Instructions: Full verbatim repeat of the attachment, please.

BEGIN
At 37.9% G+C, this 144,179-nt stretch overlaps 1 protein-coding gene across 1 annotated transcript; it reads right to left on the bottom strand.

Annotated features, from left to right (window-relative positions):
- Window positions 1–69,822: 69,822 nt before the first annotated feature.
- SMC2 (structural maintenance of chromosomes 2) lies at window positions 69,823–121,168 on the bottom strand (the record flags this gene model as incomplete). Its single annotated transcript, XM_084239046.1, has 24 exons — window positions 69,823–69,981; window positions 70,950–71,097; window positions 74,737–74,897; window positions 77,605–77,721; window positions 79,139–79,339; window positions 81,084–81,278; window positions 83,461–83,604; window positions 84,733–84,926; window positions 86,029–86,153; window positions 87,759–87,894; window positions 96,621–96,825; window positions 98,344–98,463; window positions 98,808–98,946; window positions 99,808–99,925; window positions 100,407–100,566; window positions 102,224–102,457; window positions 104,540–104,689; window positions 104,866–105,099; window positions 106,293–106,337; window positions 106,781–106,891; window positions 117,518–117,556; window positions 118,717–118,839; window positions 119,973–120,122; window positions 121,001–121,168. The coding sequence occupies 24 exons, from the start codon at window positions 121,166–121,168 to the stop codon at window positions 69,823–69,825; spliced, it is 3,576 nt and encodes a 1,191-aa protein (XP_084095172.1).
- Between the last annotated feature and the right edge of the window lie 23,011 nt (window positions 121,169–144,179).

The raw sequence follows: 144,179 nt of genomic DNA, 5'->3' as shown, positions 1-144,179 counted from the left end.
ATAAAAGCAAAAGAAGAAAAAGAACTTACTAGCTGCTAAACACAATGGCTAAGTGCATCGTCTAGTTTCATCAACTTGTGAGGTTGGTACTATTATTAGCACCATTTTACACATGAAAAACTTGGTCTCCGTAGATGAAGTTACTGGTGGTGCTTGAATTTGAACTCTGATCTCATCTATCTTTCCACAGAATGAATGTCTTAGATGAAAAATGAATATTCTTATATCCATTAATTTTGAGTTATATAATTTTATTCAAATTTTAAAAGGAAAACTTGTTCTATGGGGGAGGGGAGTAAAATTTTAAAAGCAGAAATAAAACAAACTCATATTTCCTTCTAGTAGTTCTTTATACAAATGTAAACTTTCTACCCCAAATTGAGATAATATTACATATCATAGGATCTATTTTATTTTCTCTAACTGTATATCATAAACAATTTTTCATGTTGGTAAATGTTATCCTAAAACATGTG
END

At 37.9% G+C, this 144,179-nt stretch overlaps 1 protein-coding gene across 1 annotated transcript; it reads right to left on the bottom strand.

Annotated features, from left to right (window-relative positions):
- Window positions 1–69,822: 69,822 nt before the first annotated feature.
- SMC2 (structural maintenance of chromosomes 2) lies at window positions 69,823–121,168 on the bottom strand (the record flags this gene model as incomplete). Its single annotated transcript, XM_084239046.1, has 24 exons — window positions 69,823–69,981; window positions 70,950–71,097; window positions 74,737–74,897; window positions 77,605–77,721; window positions 79,139–79,339; window positions 81,084–81,278; window positions 83,461–83,604; window positions 84,733–84,926; window positions 86,029–86,153; window positions 87,759–87,894; window positions 96,621–96,825; window positions 98,344–98,463; window positions 98,808–98,946; window positions 99,808–99,925; window positions 100,407–100,566; window positions 102,224–102,457; window positions 104,540–104,689; window positions 104,866–105,099; window positions 106,293–106,337; window positions 106,781–106,891; window positions 117,518–117,556; window positions 118,717–118,839; window positions 119,973–120,122; window positions 121,001–121,168. The coding sequence occupies 24 exons, from the start codon at window positions 121,166–121,168 to the stop codon at window positions 69,823–69,825; spliced, it is 3,576 nt and encodes a 1,191-aa protein (XP_084095172.1).
- Between the last annotated feature and the right edge of the window lie 23,011 nt (window positions 121,169–144,179).

The raw sequence follows: 144,179 nt of genomic DNA, 5'->3' as shown, positions 1-144,179 counted from the left end.
ATAAAAGCAAAAGAAGAAAAAGAACTTACTAGCTGCTAAACACAATGGCTAAGTGCATCGTCTAGTTTCATCAACTTGTGAGGTTGGTACTATTATTAGCACCATTTTACACATGAAAAACTTGGTCTCCGTAGATGAAGTTACTGGTGGTGCTTGAATTTGAACTCTGATCTCATCTATCTTTCCACAGAATGAATGTCTTAGATGAAAAATGAATATTCTTATATCCATTAATTTTGAGTTATATAATTTTATTCAAATTTTAAAAGGAAAACTTGTTCTATGGGGGAGGGGAGTAAAATTTTAAAAGCAGAAATAAAACAAACTCATATTTCCTTCTAGTAGTTCTTTATACAAATGTAAACTTTCTACCCCAAATTGAGATAATATTACATATCATAGGATCTATTTTATTTTCTCTAACTGTATATCATAAACAATTTTTCATGTTGGTAAATGTTATCCTAAAACATGTG